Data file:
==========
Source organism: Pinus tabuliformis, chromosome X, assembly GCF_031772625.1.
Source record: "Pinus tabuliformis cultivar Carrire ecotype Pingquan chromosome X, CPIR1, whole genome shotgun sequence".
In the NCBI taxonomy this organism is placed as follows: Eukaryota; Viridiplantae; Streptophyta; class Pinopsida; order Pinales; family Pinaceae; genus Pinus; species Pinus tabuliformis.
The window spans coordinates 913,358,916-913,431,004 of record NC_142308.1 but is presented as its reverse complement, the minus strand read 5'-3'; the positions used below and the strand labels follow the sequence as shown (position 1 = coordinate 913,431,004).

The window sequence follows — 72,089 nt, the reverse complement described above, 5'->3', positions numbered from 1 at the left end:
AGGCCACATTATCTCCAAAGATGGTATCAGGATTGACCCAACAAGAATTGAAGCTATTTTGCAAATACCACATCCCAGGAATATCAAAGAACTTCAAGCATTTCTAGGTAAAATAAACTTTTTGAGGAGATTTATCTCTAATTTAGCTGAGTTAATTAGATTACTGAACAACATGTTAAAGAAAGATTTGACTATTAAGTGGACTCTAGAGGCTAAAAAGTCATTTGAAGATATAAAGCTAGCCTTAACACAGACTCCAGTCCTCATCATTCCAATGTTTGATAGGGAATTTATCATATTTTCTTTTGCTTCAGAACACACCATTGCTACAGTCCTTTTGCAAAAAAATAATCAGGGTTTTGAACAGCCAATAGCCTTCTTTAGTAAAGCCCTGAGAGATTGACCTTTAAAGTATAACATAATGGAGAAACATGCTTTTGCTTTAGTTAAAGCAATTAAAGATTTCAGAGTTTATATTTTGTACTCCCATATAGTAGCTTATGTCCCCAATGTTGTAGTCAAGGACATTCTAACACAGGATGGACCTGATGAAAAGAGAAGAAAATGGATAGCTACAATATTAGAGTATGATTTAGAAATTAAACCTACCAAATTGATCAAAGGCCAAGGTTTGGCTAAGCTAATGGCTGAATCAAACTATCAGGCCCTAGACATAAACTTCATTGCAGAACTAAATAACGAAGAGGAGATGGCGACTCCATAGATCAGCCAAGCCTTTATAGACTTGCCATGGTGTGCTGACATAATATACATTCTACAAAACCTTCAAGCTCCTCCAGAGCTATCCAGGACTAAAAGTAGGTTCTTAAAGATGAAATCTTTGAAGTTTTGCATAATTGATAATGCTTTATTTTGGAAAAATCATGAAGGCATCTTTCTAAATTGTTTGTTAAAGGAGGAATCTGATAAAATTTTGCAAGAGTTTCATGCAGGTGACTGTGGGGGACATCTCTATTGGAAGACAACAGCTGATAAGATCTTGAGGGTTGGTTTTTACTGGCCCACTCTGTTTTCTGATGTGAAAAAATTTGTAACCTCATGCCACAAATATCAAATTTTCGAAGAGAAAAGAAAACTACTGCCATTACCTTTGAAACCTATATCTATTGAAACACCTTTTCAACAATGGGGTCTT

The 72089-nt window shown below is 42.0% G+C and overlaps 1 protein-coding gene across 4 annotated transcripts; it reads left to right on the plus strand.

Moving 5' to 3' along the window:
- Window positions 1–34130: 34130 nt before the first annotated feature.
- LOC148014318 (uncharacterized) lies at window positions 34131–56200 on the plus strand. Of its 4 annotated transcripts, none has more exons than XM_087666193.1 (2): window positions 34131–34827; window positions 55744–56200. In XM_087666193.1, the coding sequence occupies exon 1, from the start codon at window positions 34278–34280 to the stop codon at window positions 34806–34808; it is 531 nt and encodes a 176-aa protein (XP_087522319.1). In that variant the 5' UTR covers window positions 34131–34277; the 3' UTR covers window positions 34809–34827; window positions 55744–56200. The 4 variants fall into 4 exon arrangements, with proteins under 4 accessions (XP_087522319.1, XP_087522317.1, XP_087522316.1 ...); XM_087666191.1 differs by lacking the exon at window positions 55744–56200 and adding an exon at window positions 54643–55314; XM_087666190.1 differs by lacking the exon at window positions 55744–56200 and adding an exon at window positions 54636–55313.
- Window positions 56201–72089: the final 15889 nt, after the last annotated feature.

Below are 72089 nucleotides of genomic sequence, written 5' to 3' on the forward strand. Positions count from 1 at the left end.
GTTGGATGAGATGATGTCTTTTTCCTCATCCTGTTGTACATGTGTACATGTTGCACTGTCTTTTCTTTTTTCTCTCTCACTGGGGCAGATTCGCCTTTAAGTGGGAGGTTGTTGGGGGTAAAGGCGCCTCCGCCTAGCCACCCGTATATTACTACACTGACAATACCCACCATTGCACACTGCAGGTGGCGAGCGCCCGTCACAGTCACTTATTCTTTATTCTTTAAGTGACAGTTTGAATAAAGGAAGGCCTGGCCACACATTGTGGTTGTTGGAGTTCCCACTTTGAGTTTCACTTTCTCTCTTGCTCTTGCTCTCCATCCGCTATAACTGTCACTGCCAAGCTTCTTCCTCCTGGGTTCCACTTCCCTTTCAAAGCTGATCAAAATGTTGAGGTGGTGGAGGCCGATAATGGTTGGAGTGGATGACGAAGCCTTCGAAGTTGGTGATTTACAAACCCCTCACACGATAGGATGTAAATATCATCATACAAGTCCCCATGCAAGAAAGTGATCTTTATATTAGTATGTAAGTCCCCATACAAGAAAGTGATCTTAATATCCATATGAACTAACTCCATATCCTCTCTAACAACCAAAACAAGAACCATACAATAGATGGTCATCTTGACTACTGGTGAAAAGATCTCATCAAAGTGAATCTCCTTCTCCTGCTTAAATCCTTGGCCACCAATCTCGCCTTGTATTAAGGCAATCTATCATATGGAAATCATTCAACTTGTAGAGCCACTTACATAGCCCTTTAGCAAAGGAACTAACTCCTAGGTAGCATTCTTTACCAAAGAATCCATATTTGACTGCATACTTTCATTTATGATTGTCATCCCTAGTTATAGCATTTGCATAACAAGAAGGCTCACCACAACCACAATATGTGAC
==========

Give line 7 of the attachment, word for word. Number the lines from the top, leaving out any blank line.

The 72089-nt window shown below is 42.0% G+C and overlaps 1 protein-coding gene across 4 annotated transcripts; it reads left to right on the plus strand.